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Review ARTICLE

Front. Vet. Sci., 30 October 2020 | https://doi.org/10.3389/fvets.2020.589117

Extracellular Vesicle Mediated Crosstalk Between the Gametes, Conceptus, and Female Reproductive Tract

Ahmad Yar Qamar1,2, Feriel Yasmine Mahiddine3, Seonggyu Bang1, Xun Fang1, Sang Tae Shin1, Min Jung Kim3* and Jongki Cho1*
  • 1College of Veterinary Medicine, Chungnam National University, Daejeon, South Korea
  • 2Department of Clinical Sciences, College of Veterinary and Animal Sciences, Jhang, Sub-Campus University of Veterinary and Animal Sciences, Lahore, Pakistan
  • 3Department of Theriogenology and Biotechnology, College of Veterinary Medicine, Seoul National University, Seoul, South Korea

Extracellular vesicles (EVs) mediated intracellular communication plays an imperative role in the proper completion of different physiological events. Most of the bio-fluids are enriched with several subpopulations of EVs including exosomes and microvesicles (MVs), with the capacity of transferring different functional molecules (lipids, proteins, and nucleic acids) to target cells. Recipient cells upon receiving the signal molecules undergo different changes that positively affect the structural and functional integrity of the cells. This article was aimed to highlight the role of EVs secreted by gametes, the female reproductive tract, and the growing conceptus in the successful completion of different reproductive events related to gestation. EVs associated with the reproductive system are actively involved in the regulation of different physiological events including gamete maturation, fertilization, and embryo and fetal development. In the reproductive system, EVs mediated intracellular communication is not unidirectional but is rather regulated through crosstalk between the reproductive tract and the growing conceptus. These vesicles are secreted from the ovary, oviductal epithelium, endometrium, developing embryo, and the placenta. The cargo inside these vesicles exerts pleiotropic effects on both maternal and embryonic environments. A better understanding of the EVs-mediated crosstalk will be helpful in the development of useful tools serving both the diagnostic as well as therapeutic needs related to female fertility.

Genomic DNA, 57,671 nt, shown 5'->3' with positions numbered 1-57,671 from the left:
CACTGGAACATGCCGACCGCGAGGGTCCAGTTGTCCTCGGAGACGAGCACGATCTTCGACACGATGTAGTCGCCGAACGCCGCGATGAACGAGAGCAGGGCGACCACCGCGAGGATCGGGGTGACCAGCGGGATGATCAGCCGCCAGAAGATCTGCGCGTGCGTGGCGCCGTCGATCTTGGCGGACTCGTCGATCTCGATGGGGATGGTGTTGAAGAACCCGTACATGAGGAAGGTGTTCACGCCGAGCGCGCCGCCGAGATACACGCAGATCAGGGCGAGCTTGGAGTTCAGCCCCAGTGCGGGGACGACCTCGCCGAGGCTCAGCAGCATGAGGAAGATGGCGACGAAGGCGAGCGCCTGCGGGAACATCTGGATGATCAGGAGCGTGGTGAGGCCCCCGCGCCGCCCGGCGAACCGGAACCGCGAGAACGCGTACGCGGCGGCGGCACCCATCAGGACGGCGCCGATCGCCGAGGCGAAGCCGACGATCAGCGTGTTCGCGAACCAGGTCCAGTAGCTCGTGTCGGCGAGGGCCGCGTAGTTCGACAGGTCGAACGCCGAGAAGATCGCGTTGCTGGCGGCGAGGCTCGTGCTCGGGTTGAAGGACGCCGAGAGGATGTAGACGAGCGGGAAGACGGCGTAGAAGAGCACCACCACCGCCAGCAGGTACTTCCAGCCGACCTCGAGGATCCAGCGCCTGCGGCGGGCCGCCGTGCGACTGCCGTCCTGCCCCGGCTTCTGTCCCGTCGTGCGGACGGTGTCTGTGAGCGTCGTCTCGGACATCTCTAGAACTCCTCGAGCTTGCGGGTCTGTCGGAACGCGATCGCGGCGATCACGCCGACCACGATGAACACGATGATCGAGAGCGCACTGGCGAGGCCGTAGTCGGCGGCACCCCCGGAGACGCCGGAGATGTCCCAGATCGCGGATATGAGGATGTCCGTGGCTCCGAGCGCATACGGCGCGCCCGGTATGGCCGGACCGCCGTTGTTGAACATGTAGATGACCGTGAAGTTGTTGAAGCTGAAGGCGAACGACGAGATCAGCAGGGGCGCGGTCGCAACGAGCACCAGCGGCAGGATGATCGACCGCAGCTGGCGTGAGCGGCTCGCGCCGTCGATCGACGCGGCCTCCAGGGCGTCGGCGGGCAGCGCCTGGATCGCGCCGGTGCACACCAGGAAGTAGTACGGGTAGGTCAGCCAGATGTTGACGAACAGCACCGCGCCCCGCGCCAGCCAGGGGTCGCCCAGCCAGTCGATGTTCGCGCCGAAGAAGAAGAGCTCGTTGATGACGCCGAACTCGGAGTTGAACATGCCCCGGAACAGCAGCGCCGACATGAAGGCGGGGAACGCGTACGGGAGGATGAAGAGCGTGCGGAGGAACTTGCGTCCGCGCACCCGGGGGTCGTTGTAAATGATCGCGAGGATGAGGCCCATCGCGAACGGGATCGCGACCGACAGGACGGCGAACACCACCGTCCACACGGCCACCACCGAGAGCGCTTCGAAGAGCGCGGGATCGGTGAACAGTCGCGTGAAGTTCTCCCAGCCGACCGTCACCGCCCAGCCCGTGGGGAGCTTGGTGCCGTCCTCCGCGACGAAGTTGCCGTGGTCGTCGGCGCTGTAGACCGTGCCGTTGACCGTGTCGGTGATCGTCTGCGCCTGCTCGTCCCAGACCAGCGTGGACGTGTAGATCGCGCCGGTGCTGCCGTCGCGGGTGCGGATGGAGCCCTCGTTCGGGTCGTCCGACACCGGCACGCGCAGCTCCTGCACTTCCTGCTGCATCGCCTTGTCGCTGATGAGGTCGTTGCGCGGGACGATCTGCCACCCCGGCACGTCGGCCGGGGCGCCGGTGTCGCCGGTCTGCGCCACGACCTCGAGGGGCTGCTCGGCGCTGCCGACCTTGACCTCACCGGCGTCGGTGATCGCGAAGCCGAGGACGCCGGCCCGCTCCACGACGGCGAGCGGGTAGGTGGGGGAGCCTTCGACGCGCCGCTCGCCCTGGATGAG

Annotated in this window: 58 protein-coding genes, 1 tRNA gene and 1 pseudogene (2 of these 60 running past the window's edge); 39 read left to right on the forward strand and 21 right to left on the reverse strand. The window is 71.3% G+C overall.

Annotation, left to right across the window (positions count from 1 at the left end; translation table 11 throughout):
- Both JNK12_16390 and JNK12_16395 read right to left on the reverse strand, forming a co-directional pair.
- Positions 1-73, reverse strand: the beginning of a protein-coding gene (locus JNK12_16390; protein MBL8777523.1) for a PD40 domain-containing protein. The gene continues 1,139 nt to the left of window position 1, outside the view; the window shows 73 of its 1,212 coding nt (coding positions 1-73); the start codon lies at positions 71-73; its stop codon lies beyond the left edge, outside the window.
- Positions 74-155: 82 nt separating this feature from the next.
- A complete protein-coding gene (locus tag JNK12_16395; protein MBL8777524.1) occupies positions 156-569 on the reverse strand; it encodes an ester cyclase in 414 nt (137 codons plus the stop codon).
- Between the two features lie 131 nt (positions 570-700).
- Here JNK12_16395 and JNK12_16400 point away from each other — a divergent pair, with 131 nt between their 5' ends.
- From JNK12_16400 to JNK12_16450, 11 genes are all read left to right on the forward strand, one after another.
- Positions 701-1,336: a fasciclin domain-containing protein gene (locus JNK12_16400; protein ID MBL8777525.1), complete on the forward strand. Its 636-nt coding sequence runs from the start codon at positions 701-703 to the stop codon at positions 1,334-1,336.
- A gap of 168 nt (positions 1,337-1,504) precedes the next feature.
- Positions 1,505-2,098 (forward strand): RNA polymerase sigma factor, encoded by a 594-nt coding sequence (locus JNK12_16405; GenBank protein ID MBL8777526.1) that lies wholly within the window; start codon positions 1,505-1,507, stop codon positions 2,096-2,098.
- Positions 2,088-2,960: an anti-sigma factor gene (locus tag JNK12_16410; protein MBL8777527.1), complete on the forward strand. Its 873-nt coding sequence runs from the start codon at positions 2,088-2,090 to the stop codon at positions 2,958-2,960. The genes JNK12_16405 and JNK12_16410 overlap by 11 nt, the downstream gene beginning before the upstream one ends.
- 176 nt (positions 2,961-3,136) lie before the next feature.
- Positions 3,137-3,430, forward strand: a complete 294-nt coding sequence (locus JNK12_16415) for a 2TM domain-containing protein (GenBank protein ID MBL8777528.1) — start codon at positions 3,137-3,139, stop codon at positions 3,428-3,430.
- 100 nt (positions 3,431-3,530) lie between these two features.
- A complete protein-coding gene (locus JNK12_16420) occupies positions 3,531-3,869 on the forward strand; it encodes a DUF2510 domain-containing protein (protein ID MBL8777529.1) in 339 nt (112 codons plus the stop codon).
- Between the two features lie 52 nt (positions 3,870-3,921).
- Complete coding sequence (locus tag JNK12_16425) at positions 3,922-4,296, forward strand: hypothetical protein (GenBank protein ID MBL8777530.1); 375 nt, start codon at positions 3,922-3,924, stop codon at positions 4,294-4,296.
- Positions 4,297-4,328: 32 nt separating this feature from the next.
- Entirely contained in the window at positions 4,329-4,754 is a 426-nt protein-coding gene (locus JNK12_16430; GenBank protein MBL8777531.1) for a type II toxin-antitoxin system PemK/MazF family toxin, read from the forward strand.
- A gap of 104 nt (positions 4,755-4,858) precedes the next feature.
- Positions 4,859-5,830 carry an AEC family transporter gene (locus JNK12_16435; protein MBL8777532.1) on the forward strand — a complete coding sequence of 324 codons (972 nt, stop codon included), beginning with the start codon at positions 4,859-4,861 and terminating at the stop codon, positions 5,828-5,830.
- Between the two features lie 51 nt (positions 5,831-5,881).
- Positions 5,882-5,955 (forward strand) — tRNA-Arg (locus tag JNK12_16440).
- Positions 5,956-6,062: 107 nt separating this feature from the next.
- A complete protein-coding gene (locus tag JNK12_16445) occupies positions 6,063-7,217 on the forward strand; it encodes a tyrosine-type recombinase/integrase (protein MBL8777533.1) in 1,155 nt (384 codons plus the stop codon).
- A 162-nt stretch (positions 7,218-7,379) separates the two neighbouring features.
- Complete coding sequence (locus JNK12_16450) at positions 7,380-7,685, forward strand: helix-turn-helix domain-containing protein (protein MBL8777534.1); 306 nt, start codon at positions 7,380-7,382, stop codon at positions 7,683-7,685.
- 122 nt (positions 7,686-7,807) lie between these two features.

Introduction

Intercellular communication is considered imperative for the regulation and accomplishment of different physiological events including cellular proliferation and differentiation, gametogenesis, fertilization, and embryonic development (1). The success of pregnancy greatly depends on gametogenesis, fertilization, and an adequate uterine environment for embryonic development (2). These highly complex processes greatly rely on the crosstalk between the gametes and the different segments of the reproductive tract. The cells comprising a multicellular organism adopt different strategies to communicate with each other, including direct contact via membrane-bound signaling molecules and paracrine signaling via chemokines, cytokines, and hormones. Recently, an alternative mechanism has been described for intercellular communication involving the active participation of extracellular vesicles (EVs) that regulate diverse signaling pathways in targeting the cells (3, 4).